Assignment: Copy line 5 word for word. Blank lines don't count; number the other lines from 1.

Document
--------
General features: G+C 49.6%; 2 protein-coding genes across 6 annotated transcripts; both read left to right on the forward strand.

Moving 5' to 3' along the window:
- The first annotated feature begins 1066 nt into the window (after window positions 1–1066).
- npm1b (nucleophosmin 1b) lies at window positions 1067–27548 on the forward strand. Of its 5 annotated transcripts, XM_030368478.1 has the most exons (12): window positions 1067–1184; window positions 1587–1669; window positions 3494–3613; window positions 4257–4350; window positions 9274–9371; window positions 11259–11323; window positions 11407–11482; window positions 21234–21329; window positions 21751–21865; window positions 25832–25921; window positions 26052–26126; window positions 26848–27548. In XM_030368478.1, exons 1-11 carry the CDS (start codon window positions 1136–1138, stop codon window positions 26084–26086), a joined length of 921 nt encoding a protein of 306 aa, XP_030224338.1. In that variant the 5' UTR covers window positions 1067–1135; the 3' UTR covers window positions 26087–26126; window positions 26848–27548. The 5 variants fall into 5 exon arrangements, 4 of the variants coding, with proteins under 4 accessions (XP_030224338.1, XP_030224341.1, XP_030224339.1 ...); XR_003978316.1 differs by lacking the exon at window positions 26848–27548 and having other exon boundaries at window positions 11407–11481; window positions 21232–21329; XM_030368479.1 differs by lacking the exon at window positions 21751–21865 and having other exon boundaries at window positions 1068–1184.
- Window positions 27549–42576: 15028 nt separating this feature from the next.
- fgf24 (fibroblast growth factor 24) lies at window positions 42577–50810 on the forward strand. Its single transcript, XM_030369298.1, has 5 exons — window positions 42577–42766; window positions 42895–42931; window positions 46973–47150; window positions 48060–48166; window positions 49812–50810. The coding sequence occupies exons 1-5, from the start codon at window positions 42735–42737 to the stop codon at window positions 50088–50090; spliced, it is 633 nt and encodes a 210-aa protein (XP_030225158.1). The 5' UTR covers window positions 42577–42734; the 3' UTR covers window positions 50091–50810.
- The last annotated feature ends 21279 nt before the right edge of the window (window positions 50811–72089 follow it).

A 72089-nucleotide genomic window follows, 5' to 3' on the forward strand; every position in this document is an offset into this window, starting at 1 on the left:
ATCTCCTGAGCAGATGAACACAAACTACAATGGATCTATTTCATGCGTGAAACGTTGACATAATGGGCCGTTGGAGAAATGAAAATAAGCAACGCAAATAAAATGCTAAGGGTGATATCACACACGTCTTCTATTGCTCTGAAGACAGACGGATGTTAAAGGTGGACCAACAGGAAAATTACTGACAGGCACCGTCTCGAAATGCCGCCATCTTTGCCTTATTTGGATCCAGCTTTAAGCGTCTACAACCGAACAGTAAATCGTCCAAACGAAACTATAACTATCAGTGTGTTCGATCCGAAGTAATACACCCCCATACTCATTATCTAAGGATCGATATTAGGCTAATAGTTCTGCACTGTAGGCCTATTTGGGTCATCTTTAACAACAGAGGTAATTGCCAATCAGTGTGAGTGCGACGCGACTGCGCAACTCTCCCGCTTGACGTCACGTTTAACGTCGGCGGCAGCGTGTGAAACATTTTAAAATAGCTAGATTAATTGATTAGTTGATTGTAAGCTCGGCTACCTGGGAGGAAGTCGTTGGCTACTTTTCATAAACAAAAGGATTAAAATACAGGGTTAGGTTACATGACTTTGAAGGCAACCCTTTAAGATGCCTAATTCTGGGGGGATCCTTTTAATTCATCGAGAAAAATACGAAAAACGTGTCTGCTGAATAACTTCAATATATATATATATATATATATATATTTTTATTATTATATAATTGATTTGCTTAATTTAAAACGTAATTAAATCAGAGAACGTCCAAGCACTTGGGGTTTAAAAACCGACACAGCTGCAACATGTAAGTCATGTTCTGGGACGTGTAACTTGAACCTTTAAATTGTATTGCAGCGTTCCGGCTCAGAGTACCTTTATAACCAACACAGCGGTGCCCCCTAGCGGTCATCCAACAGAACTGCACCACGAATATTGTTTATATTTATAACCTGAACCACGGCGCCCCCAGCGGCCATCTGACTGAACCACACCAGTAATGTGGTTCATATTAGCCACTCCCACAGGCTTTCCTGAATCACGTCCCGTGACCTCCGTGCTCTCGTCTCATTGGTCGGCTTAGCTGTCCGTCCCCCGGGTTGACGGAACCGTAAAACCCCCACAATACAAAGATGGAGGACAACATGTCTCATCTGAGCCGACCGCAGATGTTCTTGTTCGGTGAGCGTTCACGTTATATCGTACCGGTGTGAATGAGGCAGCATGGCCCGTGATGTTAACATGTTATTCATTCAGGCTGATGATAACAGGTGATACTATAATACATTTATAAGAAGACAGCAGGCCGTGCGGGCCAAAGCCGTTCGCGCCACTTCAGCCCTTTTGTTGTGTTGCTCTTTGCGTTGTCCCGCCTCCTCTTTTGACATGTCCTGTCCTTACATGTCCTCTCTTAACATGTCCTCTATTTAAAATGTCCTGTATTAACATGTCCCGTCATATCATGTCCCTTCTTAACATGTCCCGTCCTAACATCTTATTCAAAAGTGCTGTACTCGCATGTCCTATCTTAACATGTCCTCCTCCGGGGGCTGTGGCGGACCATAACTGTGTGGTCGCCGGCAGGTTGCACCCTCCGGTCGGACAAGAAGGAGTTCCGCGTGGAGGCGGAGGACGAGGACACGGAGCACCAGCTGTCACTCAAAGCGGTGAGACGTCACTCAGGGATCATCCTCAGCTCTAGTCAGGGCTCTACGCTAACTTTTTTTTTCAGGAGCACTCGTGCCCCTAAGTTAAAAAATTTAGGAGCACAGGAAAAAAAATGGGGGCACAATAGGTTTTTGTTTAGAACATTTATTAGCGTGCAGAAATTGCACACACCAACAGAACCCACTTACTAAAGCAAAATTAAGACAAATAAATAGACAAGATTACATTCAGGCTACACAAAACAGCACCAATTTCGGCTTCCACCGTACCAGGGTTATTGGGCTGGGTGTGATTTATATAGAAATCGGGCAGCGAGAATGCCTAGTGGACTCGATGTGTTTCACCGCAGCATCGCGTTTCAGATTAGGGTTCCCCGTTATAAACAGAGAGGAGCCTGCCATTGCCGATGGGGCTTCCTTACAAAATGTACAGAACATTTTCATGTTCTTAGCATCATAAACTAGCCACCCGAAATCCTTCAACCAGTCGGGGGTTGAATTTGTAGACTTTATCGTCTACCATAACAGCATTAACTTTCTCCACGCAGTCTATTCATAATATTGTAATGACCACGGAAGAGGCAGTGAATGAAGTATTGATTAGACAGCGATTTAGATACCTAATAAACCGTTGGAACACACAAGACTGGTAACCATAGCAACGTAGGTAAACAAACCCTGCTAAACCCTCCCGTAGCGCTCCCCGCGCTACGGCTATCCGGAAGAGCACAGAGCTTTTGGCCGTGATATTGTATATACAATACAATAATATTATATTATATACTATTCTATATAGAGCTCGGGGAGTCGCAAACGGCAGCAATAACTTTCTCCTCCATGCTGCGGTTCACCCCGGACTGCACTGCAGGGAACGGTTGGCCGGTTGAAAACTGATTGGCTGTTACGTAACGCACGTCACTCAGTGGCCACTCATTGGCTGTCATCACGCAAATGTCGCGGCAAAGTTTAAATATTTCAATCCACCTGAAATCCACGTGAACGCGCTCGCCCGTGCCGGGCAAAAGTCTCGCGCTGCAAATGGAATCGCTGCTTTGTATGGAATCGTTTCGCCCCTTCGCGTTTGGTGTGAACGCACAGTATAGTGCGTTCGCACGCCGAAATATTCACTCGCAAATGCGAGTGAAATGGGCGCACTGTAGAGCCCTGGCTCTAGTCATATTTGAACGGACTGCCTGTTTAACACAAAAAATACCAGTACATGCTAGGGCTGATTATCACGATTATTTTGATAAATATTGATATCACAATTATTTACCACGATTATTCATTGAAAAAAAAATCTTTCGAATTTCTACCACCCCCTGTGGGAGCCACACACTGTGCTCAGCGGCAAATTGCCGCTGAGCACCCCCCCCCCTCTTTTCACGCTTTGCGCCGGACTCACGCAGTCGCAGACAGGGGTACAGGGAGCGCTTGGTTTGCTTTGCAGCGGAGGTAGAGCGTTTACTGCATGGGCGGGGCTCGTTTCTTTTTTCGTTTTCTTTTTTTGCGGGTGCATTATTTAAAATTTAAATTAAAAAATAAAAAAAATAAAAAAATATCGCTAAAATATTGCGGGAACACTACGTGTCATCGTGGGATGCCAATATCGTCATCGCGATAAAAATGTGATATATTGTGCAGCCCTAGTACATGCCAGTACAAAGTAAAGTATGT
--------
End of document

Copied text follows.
- Window positions 27549–42576: 15028 nt separating this feature from the next.